Avoiding required registration will not long go unnoticed. Eventually, the state securities regulators or the feds will find you. Your risk goes up exponentially if an aggrieved client has lost money or a competitor raises eyebrows.
Lying to the regulators in public filings to qualify for exemptions will lead to big trouble. Ordering rescission is the Big Kahuna of enforcement penalties because it involves returning all proceeds with interest in addition to fines and usually an ongoing cease and desist order. Act deliberately when filing that Form D or making those Rule 144 representations.
An exempt reporting adviser is still subject to several provisions of the Advisers Act, including its fiduciary and anti-fraud rules. We recommend that ERAs implement a legitimate compliance program to avoid a firm-ending regulatory action like this one.
The SEC fined a now-defunct fund manager for ignoring its compliance obligations. The SEC charges that the firm never delivered audited fund financials within 120 days as required by the custody rule (206(4)-2). Although the firm did hire an auditor, the firm never received an opinion that the financials were prepared in accordance with GAAP. Instead, the audit firm issued reports stating that it was unable to express such an opinion. In addition, the SEC charges the firm with violating the compliance rule (206(4)-7) because the principal, who also served as the Chief Compliance Officer, failed to adopt and implement policies and procedures and disregarded his obligation to conduct annual compliance reviews.
When you register as an investment adviser, you subject yourself to the full panoply of substantive regulation imposed by the Investment Advisers Act. To comply and continue as a going concern, you need to hire a competent Chief Compliance Officer to help you meet the regulatory requirements. Otherwise, you may end up either in your next career or in jail.
Just because you do not register with the SEC does not mean that you are exempt from its antifraud rules. Section 206 applies to any statement made by an investment adviser, whether registered or unregistered, that could defraud any client or prospective client.
sponsor of a private fund agreed to disgorge its management fees for soliciting
investors without a pre-existing, substantive relationship. The SEC accuses the fund sponsor and its
principal with engaging in a public solicitation through a website and media
interviews. The respondents had filed a
Form D Notice of a private offering. The
alleged public solicitation violated Section 5 of the Securities Act, which
requires a registration statement before engaging in a public offering. During the unlawful offering, the value of the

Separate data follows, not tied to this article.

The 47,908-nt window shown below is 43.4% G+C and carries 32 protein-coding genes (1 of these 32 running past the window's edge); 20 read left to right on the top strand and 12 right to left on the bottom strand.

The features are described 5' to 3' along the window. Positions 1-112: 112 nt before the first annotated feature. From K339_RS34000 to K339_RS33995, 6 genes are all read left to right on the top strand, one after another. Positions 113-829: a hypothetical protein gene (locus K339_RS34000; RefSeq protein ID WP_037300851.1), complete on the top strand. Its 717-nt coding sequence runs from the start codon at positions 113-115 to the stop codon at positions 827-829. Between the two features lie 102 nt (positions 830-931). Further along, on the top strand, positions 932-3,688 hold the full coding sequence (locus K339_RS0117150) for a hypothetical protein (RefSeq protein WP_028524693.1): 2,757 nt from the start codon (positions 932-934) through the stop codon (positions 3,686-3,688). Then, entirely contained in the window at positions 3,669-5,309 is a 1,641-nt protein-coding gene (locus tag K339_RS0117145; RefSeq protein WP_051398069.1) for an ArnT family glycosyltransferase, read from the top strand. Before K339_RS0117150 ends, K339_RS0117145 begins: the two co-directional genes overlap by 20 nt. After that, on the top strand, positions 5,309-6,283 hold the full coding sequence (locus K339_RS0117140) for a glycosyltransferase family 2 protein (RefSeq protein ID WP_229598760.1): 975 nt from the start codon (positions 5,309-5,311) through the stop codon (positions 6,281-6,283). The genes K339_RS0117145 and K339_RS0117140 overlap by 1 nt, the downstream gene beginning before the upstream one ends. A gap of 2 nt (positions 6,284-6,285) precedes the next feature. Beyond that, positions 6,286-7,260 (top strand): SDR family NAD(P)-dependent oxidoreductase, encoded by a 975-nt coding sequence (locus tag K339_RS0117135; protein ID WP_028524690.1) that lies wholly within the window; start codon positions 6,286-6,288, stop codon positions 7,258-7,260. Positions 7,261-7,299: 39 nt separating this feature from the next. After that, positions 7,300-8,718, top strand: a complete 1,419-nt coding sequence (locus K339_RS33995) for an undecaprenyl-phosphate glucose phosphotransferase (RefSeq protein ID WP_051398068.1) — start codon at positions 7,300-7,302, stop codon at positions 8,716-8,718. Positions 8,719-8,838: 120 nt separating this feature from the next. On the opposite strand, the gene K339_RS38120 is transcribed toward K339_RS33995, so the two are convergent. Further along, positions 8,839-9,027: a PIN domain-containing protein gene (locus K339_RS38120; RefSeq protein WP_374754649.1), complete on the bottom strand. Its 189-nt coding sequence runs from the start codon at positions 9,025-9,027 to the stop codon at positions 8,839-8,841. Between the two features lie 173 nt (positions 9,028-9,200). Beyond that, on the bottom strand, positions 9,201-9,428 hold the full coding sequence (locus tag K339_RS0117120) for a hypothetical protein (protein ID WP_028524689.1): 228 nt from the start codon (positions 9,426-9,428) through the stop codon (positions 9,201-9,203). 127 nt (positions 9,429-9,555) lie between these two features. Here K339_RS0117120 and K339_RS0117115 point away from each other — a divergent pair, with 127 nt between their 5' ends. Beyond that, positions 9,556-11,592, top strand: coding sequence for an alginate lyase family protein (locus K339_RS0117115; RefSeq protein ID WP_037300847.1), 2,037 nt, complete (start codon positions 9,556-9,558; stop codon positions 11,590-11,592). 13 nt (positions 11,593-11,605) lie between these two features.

fund declined 62%, which amounted to over $300,000. The Order notes that the principal had no
prior securities industry experience. The SEC declined to impose further
penalties because of the respondents’ financial condition.
Most securities professionals know that you cannot raise capital in a private offering unless the offeror can document a pre-existing relationship with potential investors. However, as FinTech and the securities markets intersect, the neophytes may not realize that they are tripping over the regulatory wires. This respondent is lucky that the SEC didn’t order full rescission of the offering and the refund of the amount lost.
cancelled the adviser registration of a purported internet investment adviser
because the registrant failed to launch its website in the three years since registering.
The registrant filed as an RIA under
the internet adviser exception whereby an adviser without assets under
management is eligible to register if the adviser provides advice exclusively
through an interactive website. The
adviser registered in May 2015 and still has not launched its website due to personal
events and product complexity. The
registrant argued that the internet adviser exception allows a grace period for
development. The SEC concedes that an
internet adviser may be allowed some leeway beyond 120 days (the stated time
period for new advisers), but three years is “well over any reasonable grace
period.” Additionally, the SEC places
the burden on the adviser to demonstrate “substantial efforts and progress
toward developing an interactive website” in order for the Commission to
exercise discretion to allow registration beyond the initial 120-day
This decision states for the first time that internet advisers may get more than 120 days to launch so long as they can demonstrate significant progress. The SEC will grant a grace period, but three years is too long.
An FBI sting operation ensnared an unlawful non-U.S. based securities dealer that offered securities-based swaps without registering. The Austrian-based defendant operated an internet-based platform that offered contracts for difference, which operated as securities-based swaps based on publicly-traded U.S. equity and indexes. An undercover FBI agent opened an account with nothing more than a username and a password and traded CFDs with bitcoin. The platform served as the counterparty and collected the bid-ask spreads. The SEC charges the platform with failing to register the securities offering and the platform as a broker dealer. The SEC also asserts that the CFDs were required to be traded on a registered securities exchange.
OUR TAKE: We love innovation and technology. However, when you apply new technologies to a highly regulated industry, you must follow the same rules as everybody else. Trading in securities with U.S. persons implicates the whole panoply of U.S. securities regulation including the regulation of the offering, the parties, and the venue. Also, never assume that law enforcement or the regulators won’t find you. Your competitors and clients have an interest in helping the investigators find those who are cutting regulatory corners.